Shit, hope Warnock doesn’t read this!

However, we have things to feel positive about – we are unbeaten at home and after an initial run of draws our form at home this season is plotting upwardly – we’ve notched three wins in our last three outings at the City Ground.  QPR have a pretty poor record at the City Ground, but will of course be looking to remedy this in a season they’ve started remarkably well.

Highest scorers, lowest conceders – it’s not difficult to see why they occupy the top spot, eleven points ahead of us.  Their defensive shortages will hopefully give us opportunities on the offensive but our own defensive frailties – particularly with the potential aerial threat of Rob Hulse – and the potent attacking threat our visitors pose, it’s difficult to envisage this as a low scoring game.

As for who will come out on top, it’s tough to say – both sides are capable of overcoming the other on their day (jesus, talk about stating the bloody obvious, nffc!) – both sides are putting an unbeaten run on the line, albeit ours only being at our own ground.  I am concerned about the Rangers front-line and midfield, though.

I’m gonna call it a draw!  Both runs intact.  I’d love a win though.  Preferably featuring some more goal of the season contenders from our midfield… on a complete side note I much prefer QPR’s old badge to their new one… I wonder what made them change it?

The Reds come from behind to beat Coventry..

Nottingham Forest – 2
Coventry City – 1

A really good positive start from the Reds was brought to juddering halt when Wes conceded a clumsy freekick (his second in a few minutes) by fouling Jutkiewicz which was swung in by Sammy Clingan only for Chambers to misjudge a clearance header and divert the ball into the top corner of his own net.  Oops.

Still, smiles were restored with a spectacular equaliser from Raddy, and then the smiles were fixed as Chris Cohen’s freekick somehow ended up in the net without interference from the massed players in the box in the second half.  Forest deserved the win, but left nerves jangling by not converting more of their chances as Coventry pressed at the death.

A forced change in line-up owing to Paul McKenna’s unavailability (although he was on the bench, so presumably either he’s missed some training or wasn’t quite mentally ready to start) saw vice-Captain Camp take the armband in a shuffled starting eleven that looked something like this.. with the usual ambiguity of where the midfielders were located..

Gunter    Morgan    Chambers    Bertrand
Cohen    Moussi    Majewski    McGugan
Earnshaw    Tyson

Early doors the Reds looked really up for it – McGugan was looking lively, and less than a minute was on the clock when he drilled a cross in low towards Earnshaw who was denied by a ‘keeper Westwood.  A minute later Majewski played a fantastic throughball setting Tys free in the area, but as we often see he lacked composure and blazed over and wide with his left foot.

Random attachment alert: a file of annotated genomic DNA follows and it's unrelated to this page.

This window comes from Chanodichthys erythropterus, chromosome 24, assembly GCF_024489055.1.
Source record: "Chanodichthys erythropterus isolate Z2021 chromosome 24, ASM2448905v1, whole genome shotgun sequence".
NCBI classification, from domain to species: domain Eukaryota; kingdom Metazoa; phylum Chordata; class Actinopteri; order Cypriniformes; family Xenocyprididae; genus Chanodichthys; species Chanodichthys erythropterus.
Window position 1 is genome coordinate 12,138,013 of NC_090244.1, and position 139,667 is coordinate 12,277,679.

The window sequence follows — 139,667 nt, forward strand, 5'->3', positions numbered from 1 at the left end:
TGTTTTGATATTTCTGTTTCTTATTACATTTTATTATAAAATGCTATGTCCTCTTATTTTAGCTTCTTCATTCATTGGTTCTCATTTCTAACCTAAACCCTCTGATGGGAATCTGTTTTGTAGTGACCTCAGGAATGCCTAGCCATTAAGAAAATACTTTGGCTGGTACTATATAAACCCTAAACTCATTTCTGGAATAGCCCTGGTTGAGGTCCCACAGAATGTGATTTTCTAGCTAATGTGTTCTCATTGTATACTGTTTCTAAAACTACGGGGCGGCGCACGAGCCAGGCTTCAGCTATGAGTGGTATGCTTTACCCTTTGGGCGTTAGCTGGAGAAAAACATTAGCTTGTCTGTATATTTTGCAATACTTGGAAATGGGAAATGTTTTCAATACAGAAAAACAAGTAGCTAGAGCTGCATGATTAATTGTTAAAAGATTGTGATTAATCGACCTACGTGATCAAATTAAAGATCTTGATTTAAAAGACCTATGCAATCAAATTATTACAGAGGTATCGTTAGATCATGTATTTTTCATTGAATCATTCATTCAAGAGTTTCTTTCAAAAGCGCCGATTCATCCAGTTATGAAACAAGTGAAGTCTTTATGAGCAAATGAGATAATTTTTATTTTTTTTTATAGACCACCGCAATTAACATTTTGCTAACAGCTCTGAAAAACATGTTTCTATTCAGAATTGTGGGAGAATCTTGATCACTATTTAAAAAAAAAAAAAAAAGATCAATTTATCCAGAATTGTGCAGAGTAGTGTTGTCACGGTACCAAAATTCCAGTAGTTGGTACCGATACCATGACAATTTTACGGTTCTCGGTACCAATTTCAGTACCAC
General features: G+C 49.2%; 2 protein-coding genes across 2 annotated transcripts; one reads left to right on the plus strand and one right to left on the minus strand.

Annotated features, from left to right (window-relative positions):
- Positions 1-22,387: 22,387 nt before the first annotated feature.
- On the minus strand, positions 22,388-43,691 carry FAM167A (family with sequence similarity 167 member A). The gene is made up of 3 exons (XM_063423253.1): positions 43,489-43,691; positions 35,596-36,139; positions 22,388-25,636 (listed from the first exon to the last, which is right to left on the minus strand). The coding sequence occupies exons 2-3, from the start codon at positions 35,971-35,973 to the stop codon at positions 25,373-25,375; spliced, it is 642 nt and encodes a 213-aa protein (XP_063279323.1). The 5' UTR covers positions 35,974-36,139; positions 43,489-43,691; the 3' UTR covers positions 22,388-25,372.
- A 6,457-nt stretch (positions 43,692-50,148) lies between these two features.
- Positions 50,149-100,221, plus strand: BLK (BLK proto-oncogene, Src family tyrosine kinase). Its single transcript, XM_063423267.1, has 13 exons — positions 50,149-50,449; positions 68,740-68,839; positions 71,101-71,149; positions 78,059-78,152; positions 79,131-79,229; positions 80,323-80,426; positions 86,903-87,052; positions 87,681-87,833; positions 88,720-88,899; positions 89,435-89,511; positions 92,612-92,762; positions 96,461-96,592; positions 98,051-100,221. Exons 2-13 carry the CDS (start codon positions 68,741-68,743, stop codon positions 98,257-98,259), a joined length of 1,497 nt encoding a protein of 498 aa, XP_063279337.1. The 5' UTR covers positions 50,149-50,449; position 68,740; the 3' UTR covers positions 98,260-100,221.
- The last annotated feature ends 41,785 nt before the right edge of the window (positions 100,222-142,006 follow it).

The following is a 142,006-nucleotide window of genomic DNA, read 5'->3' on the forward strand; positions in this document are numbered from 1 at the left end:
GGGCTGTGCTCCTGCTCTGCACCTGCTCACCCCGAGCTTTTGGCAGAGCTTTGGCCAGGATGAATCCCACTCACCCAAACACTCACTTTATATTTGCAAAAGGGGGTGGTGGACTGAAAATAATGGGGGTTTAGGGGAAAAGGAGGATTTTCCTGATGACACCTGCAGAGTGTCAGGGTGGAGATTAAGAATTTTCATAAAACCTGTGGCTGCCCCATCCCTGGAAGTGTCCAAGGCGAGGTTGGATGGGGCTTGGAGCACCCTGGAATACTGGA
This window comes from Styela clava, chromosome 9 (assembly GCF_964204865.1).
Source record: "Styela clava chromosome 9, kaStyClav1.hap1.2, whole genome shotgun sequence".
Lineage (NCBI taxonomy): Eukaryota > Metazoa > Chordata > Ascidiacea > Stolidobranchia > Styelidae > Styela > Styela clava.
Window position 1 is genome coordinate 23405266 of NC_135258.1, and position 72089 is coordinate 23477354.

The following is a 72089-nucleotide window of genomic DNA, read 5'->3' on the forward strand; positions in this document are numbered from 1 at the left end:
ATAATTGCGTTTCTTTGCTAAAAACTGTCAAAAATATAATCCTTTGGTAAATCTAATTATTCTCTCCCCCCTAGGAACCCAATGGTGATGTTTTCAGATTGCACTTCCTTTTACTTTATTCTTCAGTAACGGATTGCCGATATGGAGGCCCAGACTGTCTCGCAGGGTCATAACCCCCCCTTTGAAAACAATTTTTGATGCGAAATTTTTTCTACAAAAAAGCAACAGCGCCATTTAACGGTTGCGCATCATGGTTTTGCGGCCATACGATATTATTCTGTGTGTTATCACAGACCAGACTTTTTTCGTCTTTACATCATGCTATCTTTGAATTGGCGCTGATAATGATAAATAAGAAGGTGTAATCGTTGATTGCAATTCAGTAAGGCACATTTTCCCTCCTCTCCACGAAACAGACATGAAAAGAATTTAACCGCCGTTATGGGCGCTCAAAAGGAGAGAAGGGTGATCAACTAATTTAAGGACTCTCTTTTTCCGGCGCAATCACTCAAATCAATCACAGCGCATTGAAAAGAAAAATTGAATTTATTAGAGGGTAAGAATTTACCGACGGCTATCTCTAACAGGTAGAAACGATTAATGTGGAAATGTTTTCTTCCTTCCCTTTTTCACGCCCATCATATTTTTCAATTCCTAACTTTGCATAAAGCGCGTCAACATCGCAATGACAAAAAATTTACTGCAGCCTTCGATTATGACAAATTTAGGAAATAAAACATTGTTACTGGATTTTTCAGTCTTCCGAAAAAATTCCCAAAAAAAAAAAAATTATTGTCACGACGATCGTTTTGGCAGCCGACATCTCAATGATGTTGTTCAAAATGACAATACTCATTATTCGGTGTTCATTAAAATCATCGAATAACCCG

Coventry were offering very little at this stage, content to sit deep and invite Forest on to them – presumably with the aim of hitting on the break, there was no early indication of them managing this.  Eventually another Reds move culminated in Moussi finding Majewski with room to shoot, but the midfielder put his shot wide of the post from the edge of the area.

McGugan performed some lovely trickery to get past two slovenly Coventry defenders and into the box, but blasted into the side-netting (although I think we got a corner from it so Westwood might well have made the save).  A ball in to Earnie in the box looked on, but you can hardly criticise Lewis for fancying his chances with the form he’s been in.

Cohen was the next Red to fail to hit the target after another move, shooting over after another nice spell of passing.  In the meantime our visitors did start to wake up a little – Wes committed his first foul on Jutkiewicz right on the edge of the box.  The unpopular Marlon King struck the resultant freekick straight at the wall, much to the delight of the home crowd.

Five minutes later it was the away side celebrating, though.  Another Morgan foul, another ex-Forest player taking the freekick – this time Sammy Clingan played a decent inswinging ball into the box, but even he must’ve been surprised to see it was Luke Chambers who planted a head to it and divert it into his own net to give the visitors a very flattering lead.

The goal reignited the Reds into something more like how they were performing prior to Coventry’s mini-incursion into our territory though, and when Cohen laid the ball back towards Majewski he only had one thing on his mind as he took a touch and shot powerfully from 25 yards, I’d need to see the replay but I think Westwood got a touch but couldn’t stop it going in.  Another contender for goal of the month I’m thinking!

It wasn’t all one-way traffic now, though – and before the half time break made a spectacular save from a Clingan freekick as the Reds continue to look shaky from set-pieces.  As half-time arrived it was with a sense of frustration of us not capitalising on our earlier dominance, delight at Raddy’s superb goal and concern that we looked susceptible.